Interview: OK Go on the Rebirth of the Music Video Page 2
You once explained to me that the videos are perceived very differently within the band than they often are externally. A lot of bands use videos as promotional vehicles to sell CDs or publicize tours, but you really see them as another creative outlet.
I think the world has come to see creativity in a series of fairly well-defined categories and pre-ordained boxes based more on a distribution system for the things that people make than on the actual way that people make them. For example, pop songs are between 3 and 3.5 minutes, albums are generally between 38 and 52 minutes, and so on. These are rules for things that are created, and the primary product musicians are supposed to be making is a recording, which can be distributed by a record label and profited from in very specific ways. With the dissolution of that distribution system, people are trying really hard to figure out ways to revalue those same productive endpoints. I guess what's exciting for us is that with the dissolution of the system, you also have the dissolution of those particular compartments into which we have to fit our creative ideas.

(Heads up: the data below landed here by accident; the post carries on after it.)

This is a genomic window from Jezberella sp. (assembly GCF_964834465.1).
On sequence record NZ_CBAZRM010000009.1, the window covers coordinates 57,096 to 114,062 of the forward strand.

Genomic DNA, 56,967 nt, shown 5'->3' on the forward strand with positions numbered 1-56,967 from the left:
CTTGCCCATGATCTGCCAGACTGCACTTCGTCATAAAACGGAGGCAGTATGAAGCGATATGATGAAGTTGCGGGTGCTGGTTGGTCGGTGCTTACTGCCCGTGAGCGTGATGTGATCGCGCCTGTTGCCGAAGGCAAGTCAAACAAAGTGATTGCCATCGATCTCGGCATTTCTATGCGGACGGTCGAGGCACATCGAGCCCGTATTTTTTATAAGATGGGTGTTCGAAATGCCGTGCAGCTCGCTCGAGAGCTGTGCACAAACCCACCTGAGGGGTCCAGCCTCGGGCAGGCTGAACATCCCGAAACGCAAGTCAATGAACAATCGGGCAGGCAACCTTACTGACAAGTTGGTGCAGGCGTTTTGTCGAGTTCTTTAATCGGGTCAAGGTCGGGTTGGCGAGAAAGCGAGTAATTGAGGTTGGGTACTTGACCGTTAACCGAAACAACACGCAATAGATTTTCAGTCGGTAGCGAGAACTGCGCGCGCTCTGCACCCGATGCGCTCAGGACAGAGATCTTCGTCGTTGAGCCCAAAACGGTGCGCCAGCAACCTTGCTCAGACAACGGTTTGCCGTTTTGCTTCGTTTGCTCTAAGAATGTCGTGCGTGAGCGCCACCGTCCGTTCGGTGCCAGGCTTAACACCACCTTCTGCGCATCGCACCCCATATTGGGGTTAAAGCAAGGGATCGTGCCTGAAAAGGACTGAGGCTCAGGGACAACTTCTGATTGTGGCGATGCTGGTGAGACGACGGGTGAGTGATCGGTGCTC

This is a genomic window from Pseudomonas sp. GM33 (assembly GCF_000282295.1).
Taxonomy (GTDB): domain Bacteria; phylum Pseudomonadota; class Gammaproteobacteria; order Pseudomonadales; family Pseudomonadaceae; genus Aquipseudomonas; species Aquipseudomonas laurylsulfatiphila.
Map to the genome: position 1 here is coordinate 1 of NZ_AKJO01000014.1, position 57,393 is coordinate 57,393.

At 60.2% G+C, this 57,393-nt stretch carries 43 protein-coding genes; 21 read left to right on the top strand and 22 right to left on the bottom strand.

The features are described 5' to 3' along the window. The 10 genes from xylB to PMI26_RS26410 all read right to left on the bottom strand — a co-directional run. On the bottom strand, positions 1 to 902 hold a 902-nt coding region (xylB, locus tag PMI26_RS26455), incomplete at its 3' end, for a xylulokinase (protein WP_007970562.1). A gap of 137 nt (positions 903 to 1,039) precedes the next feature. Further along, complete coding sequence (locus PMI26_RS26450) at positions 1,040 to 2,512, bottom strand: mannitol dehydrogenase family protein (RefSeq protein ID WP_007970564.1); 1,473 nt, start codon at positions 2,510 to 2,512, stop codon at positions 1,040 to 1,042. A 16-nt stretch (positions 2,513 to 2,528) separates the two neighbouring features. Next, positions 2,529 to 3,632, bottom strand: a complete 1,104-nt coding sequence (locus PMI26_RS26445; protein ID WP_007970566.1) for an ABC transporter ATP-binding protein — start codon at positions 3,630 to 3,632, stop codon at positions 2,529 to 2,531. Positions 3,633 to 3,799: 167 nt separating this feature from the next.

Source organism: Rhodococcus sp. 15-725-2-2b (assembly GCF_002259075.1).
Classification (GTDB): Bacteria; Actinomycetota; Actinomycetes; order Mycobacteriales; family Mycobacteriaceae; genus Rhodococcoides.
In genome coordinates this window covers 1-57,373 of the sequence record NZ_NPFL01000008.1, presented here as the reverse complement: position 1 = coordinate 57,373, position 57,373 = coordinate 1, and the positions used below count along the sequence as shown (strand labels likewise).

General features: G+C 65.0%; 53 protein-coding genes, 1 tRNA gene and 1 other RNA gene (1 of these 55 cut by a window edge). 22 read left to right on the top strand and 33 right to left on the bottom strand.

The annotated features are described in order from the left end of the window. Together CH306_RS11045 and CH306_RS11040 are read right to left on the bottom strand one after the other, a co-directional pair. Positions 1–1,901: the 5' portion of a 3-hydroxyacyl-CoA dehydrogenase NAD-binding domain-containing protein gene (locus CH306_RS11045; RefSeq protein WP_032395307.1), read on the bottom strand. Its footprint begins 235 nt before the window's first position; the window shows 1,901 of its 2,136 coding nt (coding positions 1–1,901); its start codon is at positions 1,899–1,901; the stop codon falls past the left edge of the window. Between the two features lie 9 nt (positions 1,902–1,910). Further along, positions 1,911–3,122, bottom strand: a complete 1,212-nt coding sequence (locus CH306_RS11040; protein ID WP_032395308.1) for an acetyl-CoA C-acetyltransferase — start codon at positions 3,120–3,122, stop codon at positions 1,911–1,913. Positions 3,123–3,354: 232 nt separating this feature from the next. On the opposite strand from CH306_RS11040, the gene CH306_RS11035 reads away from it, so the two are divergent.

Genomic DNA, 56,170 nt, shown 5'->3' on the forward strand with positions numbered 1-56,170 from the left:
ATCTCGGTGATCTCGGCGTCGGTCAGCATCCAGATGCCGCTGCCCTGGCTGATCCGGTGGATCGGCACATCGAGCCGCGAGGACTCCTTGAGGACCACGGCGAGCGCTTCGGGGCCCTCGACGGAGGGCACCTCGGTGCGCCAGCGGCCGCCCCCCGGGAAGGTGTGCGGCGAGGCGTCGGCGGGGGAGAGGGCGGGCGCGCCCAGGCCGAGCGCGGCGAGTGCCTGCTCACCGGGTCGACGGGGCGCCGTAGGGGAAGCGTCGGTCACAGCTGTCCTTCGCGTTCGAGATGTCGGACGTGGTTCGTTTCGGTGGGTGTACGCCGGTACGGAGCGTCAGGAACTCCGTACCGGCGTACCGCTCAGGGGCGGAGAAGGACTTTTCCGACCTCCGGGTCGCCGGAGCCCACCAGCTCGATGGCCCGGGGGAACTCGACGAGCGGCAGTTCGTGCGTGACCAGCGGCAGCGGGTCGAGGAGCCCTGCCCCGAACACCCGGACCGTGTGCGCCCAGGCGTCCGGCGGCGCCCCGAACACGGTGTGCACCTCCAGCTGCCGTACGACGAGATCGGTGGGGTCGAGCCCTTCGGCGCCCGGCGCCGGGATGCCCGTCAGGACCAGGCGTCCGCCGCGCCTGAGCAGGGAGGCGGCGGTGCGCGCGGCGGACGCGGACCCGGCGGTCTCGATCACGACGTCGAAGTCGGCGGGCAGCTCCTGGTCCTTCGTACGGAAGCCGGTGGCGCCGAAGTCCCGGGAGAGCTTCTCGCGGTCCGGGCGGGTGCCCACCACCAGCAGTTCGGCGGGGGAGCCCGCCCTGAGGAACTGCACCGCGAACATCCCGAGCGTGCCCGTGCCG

Formerly, videos were pretty strictly a commercial for the CD or tape or record that was being sold by a major label - and therefore, being funded by that major label, and generally watched over by that major label if not actively being made by that major label. That doesn't have any reason to exist anymore. So from the creative side of it, [videos] don't need to serve the same purposes - and, in fact, you can pretty much do what you want with it. For us, what's exciting - and it sound incredibly pretentious - is being able to chase our creative ideas wherever they go. There's a fairly standard and traditional part of us that likes writing songs, and that's where most of this begins for us.
But all the other parts that are involved, which are frequently seen as the crass marketing side of the creative process - those things are also fun, creative endeavors. We view the album artwork, the videos, and the [live] shows or anything involved with it as opportunities to chase different creative ideas. It's just really fun for us.